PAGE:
Person, in a moral context, is a practical ascription by which I identify myself and other as amoral subject. This identification implies the respect for the dignity of the moral subject, i.e. an acknowledgement of its inviolability. The immediate grounds for this inviolability are not certain biological or metaphysical traits, but its status as a subject, capable of determining its own ends and of taking responsibility for them, i.e. its freedom as the condition of the possibility for binding itself to the good. Because being such a subject is part of every moral demand, moral philosophy does not depend on prior metaphysical insight. The question, how far the acknowledgment of personhood can be extended, is also primarily a question of one's moral point of view. If we recognize those as persons that are actually able to reciprocate, we may able to explain morality as fairness and justify a basic level of generalisation, but we will not be able [...] to justify morality and solidarity. Solidarity which comprises even the weakest members of society implies a level of generalisation which shuns all special attributes and ascribes inviolability only to the human being as human being. This makes it clear that the dignity of the person needs to be related to the notion of specific nature, if the two aspects of the notion of human rights: inviolability and the prohibition to restrict its application, are to be retained. Every interpretation of the concept of a person which restricts the reference to nature is therefore taking the onus of proof.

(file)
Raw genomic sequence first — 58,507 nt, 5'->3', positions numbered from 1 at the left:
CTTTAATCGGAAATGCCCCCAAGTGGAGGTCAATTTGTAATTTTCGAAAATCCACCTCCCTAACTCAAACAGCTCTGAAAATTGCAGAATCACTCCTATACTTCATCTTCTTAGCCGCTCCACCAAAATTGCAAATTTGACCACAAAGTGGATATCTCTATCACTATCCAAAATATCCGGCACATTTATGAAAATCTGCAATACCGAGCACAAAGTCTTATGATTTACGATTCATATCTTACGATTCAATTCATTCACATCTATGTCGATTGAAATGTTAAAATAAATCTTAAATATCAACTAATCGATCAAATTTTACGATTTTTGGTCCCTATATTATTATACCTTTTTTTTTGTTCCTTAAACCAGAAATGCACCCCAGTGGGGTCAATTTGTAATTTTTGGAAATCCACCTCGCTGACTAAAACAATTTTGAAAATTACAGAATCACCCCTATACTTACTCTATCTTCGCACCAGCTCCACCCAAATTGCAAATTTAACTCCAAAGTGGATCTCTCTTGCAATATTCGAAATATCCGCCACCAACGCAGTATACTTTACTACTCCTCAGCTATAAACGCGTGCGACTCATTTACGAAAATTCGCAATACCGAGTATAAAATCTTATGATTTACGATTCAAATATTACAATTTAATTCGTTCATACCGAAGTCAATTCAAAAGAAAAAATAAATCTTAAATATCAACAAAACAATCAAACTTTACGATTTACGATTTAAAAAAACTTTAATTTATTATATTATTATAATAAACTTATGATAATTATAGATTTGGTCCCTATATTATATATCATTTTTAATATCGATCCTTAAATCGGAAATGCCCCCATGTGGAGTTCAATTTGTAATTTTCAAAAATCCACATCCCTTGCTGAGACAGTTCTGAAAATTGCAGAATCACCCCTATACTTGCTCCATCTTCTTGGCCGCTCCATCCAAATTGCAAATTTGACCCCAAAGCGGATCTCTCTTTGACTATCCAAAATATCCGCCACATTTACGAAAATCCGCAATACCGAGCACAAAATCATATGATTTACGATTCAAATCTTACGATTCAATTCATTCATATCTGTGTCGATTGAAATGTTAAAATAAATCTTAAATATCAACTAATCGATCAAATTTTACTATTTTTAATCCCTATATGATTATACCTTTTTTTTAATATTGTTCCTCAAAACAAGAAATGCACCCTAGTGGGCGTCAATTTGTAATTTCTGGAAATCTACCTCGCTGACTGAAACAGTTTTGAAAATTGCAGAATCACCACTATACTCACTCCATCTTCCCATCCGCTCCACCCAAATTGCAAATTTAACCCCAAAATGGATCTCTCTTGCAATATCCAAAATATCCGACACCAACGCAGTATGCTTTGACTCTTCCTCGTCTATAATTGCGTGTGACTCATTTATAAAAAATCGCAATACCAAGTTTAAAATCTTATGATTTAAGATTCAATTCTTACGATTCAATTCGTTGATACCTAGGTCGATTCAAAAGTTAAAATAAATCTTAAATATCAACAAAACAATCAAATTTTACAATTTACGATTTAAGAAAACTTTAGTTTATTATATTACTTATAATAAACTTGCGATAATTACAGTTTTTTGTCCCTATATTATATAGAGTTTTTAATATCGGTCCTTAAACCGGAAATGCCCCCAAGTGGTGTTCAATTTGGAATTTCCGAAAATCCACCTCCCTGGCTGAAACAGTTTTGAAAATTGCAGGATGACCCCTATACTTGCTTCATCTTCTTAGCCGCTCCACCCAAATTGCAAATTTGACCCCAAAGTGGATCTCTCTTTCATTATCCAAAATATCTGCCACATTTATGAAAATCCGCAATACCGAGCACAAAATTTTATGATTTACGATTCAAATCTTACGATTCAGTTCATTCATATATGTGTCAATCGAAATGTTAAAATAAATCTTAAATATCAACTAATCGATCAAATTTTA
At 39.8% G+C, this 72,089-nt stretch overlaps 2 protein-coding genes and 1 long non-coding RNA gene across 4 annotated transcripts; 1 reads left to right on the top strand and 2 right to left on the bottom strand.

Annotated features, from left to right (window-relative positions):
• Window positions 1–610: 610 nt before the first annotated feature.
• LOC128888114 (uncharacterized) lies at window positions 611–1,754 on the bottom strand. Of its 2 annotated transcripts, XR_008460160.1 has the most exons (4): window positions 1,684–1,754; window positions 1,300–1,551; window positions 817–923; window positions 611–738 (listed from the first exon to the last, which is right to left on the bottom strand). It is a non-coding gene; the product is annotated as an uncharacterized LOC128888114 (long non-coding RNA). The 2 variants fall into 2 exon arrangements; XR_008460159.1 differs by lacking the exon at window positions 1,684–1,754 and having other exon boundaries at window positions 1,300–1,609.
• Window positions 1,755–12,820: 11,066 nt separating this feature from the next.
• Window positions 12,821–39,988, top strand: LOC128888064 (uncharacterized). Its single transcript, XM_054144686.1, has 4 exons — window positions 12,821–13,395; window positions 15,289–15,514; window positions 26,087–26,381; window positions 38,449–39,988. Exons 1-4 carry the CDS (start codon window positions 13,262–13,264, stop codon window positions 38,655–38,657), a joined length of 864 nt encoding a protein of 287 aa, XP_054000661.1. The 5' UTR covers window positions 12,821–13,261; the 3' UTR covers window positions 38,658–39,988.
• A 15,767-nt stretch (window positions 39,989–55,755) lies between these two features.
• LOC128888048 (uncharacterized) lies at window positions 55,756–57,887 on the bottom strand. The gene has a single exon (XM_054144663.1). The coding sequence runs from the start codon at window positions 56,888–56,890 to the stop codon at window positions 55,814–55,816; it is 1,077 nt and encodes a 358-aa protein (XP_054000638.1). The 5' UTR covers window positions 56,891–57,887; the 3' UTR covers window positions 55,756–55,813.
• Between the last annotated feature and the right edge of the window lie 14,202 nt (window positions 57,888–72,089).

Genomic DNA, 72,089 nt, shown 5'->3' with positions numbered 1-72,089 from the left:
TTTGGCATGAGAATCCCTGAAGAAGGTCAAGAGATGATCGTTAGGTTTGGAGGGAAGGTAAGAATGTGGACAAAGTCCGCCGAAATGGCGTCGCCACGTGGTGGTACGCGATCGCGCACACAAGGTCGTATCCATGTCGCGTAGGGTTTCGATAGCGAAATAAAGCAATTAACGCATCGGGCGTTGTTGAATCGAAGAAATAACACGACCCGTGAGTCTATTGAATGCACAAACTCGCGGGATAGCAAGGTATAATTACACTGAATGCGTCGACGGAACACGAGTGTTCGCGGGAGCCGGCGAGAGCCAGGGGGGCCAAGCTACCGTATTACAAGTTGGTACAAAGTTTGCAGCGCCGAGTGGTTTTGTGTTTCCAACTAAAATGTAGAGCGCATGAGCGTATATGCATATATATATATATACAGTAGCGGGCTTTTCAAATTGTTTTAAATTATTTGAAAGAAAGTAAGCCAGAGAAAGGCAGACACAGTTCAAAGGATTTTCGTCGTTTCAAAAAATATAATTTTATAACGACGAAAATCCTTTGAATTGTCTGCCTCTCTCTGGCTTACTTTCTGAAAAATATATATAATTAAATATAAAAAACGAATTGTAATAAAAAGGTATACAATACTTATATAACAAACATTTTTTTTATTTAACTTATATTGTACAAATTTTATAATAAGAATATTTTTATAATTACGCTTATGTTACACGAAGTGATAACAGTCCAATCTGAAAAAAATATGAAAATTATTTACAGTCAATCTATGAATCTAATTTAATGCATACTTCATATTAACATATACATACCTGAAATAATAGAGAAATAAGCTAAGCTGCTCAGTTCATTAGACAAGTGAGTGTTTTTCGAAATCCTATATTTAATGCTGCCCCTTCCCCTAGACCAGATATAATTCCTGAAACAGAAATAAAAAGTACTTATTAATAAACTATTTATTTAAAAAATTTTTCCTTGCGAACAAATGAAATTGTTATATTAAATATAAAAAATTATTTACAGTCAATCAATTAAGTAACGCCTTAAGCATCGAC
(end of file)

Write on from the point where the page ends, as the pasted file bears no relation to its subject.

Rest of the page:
[The concept of a person] designates a human individual to which an open-ended list of mental and material predicates, which mutually imply each other, can be applied. This shows an original relation from the concept of a person to the notion of nature, which makes it justifiable, and indeed mandatory, to respect as a person any individual which has the active potency to develop the traits which justify a human individual’s claim for personal protection.